The Park Tools Chain Gang Cleaning System is a great way to clean your chain, especially if a rider regularly uses a wax lube or ceramic lube on their chains. With Earth Day still fresh in my mind, my only suggestion to make the cleaning system better would be make the device a little smaller, so they would use less solvent and maybe a little less plastic. I bet with a little tinkering Park Tool engineers could reduce the amount of solvent by at least a 33% or heck even 50% and still get the same great cleaning results and use less plastic in the process!
Tip: I am a big believer in reduce, reuse and recycle, when I used to use a Park Tools Chain Cleaner regularly, I used to pour the leftover solvent and grime into a glass mason jar and covered it to prevent evaporation. The next time I cleaned my chain; I’d take my Mason jar, wad up some cheese cloth (old t-shirt work as well), place it over the corner of the Mason jar and slowly pour the filtered solvent into the scrubber. Using this method, I would go through maybe 2 16 oz bottles for 6,000 to 10,000 miles of riding per year.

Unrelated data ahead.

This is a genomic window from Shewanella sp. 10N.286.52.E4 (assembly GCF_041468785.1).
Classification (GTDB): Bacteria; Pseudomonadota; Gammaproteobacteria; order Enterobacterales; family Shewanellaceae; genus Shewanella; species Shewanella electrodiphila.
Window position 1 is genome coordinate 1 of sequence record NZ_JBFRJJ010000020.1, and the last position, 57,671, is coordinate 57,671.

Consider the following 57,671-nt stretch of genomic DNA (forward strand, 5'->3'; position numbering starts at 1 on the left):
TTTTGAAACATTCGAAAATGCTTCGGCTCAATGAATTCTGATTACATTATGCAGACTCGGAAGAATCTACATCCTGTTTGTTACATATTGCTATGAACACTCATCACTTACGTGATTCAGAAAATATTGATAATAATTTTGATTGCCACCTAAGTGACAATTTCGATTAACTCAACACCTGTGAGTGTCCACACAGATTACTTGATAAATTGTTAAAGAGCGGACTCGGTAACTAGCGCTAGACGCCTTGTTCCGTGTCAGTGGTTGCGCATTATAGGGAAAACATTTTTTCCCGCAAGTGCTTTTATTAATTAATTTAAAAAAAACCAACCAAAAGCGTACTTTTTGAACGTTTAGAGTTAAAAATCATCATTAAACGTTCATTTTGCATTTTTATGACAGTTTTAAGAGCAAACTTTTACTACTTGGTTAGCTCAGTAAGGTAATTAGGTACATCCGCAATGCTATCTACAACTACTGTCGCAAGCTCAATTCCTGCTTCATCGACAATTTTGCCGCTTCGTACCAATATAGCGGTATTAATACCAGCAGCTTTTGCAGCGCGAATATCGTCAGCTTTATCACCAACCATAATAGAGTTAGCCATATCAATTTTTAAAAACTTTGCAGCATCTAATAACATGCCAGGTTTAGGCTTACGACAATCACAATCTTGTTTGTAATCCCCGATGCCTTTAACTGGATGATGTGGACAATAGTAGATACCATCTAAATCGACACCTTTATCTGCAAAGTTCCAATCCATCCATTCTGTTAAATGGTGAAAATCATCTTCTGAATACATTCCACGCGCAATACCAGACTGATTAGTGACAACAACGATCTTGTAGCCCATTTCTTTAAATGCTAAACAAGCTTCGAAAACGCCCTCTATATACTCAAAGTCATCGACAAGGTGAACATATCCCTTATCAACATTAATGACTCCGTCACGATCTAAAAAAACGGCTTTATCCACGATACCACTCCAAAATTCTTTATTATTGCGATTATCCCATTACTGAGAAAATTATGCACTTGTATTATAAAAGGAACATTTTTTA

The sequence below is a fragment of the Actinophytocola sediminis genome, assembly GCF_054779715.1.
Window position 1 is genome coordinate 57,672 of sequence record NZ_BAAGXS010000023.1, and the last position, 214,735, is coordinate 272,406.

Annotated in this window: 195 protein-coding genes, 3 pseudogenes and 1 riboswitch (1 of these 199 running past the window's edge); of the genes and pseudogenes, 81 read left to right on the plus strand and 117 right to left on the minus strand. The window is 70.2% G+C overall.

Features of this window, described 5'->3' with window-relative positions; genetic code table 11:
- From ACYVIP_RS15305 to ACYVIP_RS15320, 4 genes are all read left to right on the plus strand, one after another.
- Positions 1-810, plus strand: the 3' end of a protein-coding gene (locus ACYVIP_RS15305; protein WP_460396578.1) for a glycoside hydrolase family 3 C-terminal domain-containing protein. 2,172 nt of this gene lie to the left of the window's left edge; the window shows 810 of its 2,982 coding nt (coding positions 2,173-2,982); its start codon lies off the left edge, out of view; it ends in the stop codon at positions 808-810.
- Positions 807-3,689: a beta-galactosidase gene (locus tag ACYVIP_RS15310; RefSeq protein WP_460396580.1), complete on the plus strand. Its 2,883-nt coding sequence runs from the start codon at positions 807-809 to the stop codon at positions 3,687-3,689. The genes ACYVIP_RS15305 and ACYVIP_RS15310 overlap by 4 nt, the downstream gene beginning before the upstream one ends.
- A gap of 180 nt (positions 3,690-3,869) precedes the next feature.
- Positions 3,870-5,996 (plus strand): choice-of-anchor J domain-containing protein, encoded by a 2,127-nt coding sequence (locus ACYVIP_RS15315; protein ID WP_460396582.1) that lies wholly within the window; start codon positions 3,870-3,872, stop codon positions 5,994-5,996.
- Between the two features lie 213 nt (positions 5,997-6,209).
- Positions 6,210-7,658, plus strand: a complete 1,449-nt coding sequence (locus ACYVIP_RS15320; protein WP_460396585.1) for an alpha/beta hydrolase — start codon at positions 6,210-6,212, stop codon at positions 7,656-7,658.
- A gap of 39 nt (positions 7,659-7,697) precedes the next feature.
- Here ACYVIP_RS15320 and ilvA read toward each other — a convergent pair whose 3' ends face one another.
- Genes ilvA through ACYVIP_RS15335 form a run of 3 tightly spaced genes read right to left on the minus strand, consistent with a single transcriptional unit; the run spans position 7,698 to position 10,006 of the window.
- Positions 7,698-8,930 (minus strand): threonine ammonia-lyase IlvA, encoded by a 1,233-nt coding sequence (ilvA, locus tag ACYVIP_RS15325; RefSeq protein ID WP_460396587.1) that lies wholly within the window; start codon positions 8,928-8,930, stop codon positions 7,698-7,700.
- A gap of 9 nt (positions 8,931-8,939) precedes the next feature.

Notes: How wet was it really? The Weather Underground station at the park across the street from my house measure .44 inches for the precipitation for 1 hour time frame. Maybe it wasn’t the panhandle super cell, but .44 inches is just about the maximum 1 hour rainfall amount I have seen in the Portland area. I not just a bike geek, but also a weather geek… I have to say that was my wettest hour on a bike since my Sacramento days in 1992. That afternoon in 1992 was so bad, for about half mile stretch I was dipping my cycling shoes into the icy storm water with each pedal stroke!